Inherent Vice (2014) - Can't Stop the Movies
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Inherent Vice (2014)

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Doc's life as a P.I. had been lonely since Shasta went away.  One night she blows back into his life with a problem only he may be able to help with.  But no matter how he feels about Shasta he can't live on her problems alone.  So Doc acquires a caseload, a whole mess of marijuana, and goes out to untangle problems with more connections than he realized.  P.T. Anderson writes the screenplay and directs Inherent Vice, starring Joaquin Phoenix.

Rampant suspicion2016 will mark the 20th anniversary of P.T. Anderson's Hard Eight.  By that time he will have spent two decades as one of the leading voices in American cinema.  I could say he's come a long way since Hard Eight, but really all he's done is abandon the sincere, if excellent, imitation of Robert Altman and Martin Scorsese which marked the early passages of his career and started doing his own thing.  What exactly that "thing" entails is likely to get a lot of different responses from people, and I'd wager the response to what the "thing" is will tie into how that person looks at Anderson's Inherent Vice.

For me, Inherent Vice is another lonely journey into a corner of the American psyche.  From Boogie Nights to There Will Be Blood, no one has been more interested in the different ways American society has been shaped through its embrace of capitalism.  Inherent Vice continues in this tradition but even though it has a sprawling cast to match the talented spread of Magnolia, Inherent Vice is much more like my absolute favorite Anderson film, Punch-Drunk Love.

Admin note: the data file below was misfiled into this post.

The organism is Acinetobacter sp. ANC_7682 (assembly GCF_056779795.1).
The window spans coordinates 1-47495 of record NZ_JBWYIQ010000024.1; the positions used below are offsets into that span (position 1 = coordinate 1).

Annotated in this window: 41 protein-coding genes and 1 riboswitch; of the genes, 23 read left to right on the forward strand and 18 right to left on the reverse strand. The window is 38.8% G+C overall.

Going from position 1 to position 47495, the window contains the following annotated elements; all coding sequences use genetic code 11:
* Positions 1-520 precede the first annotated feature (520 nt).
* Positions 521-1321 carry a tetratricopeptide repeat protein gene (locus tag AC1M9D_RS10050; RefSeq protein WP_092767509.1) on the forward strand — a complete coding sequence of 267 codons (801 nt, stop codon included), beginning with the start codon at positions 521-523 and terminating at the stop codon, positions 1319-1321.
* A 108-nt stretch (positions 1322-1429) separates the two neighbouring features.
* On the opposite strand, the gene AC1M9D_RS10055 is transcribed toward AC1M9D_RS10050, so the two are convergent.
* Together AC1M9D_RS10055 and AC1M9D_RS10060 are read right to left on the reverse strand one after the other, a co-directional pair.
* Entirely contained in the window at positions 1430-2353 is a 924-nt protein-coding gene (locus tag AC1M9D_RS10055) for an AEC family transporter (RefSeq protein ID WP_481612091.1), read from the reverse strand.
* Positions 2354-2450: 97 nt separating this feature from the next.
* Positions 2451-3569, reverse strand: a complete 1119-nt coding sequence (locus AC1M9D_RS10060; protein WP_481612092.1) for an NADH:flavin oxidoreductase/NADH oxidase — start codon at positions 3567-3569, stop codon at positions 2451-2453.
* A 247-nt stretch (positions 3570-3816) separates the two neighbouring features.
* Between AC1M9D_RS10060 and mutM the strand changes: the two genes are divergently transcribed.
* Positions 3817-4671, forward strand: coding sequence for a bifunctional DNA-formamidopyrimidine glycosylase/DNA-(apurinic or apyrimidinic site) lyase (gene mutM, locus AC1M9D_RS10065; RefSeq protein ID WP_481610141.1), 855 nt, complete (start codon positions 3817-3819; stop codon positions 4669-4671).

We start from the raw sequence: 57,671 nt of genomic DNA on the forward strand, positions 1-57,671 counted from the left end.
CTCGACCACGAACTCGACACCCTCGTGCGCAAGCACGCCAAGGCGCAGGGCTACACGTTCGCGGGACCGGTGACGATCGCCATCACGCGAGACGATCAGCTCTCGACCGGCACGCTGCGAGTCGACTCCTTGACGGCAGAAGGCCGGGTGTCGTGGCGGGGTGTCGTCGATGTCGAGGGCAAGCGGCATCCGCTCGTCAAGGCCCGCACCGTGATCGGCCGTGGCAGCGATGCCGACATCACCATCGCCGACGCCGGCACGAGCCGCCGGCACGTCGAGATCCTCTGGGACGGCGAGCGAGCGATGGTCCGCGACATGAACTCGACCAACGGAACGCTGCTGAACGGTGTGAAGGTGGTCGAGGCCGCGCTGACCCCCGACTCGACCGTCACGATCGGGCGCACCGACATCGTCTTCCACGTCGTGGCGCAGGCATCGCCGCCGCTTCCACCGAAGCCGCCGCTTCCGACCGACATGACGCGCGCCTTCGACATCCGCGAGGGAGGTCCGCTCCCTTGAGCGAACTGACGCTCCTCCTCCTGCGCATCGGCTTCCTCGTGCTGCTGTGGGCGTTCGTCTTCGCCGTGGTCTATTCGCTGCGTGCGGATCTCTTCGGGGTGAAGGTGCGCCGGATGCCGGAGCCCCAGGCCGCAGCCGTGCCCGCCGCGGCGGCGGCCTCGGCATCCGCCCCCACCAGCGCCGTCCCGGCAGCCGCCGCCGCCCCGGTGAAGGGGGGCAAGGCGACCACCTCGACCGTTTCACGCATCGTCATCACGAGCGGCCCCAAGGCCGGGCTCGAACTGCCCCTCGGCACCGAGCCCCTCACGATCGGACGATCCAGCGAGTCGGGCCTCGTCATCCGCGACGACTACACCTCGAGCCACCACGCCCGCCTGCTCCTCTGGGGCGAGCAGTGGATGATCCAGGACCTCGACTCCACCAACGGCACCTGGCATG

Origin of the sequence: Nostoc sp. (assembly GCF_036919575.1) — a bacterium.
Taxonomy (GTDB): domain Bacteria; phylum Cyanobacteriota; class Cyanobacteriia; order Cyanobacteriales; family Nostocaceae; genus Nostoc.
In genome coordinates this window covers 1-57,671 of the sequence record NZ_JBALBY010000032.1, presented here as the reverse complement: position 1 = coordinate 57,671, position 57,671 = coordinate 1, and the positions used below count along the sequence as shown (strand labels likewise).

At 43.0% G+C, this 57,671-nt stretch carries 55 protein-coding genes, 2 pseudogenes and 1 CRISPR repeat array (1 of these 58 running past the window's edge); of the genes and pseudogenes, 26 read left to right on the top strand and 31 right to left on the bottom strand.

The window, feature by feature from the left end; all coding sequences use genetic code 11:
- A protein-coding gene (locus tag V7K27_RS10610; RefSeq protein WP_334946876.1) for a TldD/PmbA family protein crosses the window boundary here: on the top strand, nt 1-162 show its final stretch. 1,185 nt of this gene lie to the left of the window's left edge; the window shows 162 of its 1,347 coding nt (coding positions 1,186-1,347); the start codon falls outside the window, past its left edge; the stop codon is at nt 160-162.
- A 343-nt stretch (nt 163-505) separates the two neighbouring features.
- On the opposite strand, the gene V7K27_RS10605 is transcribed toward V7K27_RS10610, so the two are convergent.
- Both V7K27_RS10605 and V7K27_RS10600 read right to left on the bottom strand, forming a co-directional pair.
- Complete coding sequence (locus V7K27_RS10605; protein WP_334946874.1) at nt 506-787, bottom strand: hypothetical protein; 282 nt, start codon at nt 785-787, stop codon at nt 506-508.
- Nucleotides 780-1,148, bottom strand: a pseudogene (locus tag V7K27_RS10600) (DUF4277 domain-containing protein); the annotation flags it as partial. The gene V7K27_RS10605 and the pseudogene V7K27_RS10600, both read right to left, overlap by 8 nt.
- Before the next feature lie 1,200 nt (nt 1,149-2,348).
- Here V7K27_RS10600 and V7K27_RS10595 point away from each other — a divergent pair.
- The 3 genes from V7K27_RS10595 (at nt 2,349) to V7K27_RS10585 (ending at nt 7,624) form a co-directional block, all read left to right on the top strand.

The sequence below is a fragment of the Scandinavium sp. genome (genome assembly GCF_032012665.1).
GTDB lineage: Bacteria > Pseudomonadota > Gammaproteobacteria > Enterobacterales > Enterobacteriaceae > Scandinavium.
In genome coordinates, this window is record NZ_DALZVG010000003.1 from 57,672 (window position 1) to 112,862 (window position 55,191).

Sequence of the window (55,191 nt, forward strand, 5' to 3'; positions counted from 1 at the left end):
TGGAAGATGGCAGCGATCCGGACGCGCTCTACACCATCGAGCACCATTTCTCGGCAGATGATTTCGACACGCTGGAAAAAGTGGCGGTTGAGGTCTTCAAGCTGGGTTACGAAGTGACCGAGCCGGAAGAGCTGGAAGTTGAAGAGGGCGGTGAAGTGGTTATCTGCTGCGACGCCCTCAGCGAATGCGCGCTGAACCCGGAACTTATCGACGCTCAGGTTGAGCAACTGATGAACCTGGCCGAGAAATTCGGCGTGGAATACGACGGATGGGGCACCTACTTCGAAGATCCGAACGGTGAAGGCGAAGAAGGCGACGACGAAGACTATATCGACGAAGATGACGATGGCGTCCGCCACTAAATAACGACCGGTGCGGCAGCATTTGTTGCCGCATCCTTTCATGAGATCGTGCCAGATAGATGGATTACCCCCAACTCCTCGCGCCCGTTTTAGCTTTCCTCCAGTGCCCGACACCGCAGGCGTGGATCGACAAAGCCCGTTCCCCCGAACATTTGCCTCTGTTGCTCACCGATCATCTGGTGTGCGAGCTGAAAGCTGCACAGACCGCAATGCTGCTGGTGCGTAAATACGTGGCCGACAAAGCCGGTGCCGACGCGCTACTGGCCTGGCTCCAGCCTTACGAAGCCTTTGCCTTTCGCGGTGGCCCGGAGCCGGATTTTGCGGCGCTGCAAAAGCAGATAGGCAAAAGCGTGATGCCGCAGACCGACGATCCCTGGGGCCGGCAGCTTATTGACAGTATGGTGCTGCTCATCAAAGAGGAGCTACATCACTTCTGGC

While I haven't read the novel by Thomas Pynchon, Inherent Vice seems a perfect fit for Anderson's sensibility.  It's another story about a lonely man set adrift in a world that seems content to change without him, and is about the extent he's willing to go to for love.  That sentimentality is what makes Inherent Vice ache with isolation at times.  The laughter I frequently experienced wasn't usually because of joy, but through the characters' stumbling attempts at attaining happiness.

Doc's lonely life is interrupted by harbingers of violence. The appearance of these bikers is already a disruptive symbol, and one that grows with the memory of what happened at the Altamont Free Concert in 1969.

Doc's lonely life is interrupted by harbingers of violence. The appearance of these bikers is already a disruptive symbol, and one grows more discomforting with familiarity of the Altamont Free Concert in 1969.

The characters Anderson brings to life through Inherent Vice are some of the most outright likeable out of recent memory.  The key is not the embrace of "likability", giving these folks recognizable attributes or lost relatives in some forced attempt at empathy.  But Anderson, in some of the sparest and cleanest camerawork of his career, just let's them tell their stories through their failures and passions.  One line from Tariq Kahlil (Michael K. Williams), militant member of the Black Panthers, comes at the end of two minutes of Anderson inching his camera slowly toward and Tariq explains with a hardened look why he joined up with a white supremacist.  Anderson's camera is spellbound by Williams gradual admission of the little sacrifices Tariq has to make to obtain his goals and how those run counter to what he wants out of life.